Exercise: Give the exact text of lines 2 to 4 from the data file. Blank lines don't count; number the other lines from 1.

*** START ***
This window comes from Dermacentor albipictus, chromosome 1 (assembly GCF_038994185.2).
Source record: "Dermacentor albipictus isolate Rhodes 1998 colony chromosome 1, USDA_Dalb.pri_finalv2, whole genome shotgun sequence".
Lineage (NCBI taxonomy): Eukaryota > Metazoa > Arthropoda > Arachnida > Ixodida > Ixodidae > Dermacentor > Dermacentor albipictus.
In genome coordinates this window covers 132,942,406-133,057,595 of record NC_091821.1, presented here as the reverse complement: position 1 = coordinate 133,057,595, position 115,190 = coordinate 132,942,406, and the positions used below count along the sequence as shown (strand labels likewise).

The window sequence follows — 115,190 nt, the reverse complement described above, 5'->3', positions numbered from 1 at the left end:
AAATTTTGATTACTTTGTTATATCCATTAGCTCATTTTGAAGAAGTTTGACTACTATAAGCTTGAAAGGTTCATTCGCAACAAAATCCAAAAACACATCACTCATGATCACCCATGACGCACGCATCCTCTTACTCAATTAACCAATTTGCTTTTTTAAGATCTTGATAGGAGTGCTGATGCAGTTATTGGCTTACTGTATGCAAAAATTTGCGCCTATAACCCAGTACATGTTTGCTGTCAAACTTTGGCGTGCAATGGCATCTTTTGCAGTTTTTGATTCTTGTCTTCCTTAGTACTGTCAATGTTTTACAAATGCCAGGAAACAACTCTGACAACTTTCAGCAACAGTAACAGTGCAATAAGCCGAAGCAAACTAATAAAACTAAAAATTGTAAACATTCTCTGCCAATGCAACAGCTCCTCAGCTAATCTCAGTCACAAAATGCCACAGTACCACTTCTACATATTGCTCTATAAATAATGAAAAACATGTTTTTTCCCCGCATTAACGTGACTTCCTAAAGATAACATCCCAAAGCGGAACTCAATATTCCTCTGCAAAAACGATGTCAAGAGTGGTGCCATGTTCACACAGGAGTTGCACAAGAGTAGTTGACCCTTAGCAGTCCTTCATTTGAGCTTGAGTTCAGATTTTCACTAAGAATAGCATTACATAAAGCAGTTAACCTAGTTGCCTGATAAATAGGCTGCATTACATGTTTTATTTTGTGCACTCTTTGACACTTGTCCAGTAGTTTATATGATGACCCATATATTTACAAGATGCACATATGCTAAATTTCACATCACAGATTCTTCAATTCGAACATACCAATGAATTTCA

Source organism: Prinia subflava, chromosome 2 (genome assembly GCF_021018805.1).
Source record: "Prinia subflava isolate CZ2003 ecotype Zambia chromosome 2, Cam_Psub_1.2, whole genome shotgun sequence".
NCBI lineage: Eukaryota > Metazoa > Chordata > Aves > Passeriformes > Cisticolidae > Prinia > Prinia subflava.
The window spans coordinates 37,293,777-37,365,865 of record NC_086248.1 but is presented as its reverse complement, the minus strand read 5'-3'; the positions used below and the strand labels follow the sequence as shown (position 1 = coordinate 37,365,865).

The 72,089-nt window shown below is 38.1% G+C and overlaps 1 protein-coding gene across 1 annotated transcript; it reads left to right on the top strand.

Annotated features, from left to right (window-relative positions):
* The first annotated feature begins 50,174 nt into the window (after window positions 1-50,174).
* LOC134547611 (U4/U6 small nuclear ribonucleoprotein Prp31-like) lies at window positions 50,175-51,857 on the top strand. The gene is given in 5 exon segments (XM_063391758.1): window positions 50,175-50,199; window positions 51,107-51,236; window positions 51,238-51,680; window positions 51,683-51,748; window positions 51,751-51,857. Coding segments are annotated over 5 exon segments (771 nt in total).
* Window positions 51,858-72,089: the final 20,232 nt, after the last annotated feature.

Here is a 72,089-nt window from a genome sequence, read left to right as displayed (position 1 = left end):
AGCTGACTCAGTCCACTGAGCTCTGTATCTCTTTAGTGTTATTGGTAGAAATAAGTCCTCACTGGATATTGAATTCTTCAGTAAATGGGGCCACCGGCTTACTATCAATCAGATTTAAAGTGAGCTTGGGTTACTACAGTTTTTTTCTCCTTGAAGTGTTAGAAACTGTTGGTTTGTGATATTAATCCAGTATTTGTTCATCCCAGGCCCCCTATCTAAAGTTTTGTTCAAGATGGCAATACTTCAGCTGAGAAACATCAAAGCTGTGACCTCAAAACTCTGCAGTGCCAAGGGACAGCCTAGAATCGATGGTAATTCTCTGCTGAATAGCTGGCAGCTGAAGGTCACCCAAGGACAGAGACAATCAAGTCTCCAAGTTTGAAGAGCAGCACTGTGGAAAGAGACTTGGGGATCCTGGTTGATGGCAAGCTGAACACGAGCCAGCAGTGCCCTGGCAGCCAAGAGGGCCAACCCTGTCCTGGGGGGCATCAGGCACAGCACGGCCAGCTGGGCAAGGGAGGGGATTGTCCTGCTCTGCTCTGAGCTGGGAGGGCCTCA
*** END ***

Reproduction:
Source record: "Dermacentor albipictus isolate Rhodes 1998 colony chromosome 1, USDA_Dalb.pri_finalv2, whole genome shotgun sequence".
Lineage (NCBI taxonomy): Eukaryota > Metazoa > Arthropoda > Arachnida > Ixodida > Ixodidae > Dermacentor > Dermacentor albipictus.
In genome coordinates this window covers 132,942,406-133,057,595 of record NC_091821.1, presented here as the reverse complement: position 1 = coordinate 133,057,595, position 115,190 = coordinate 132,942,406, and the positions used below count along the sequence as shown (strand labels likewise).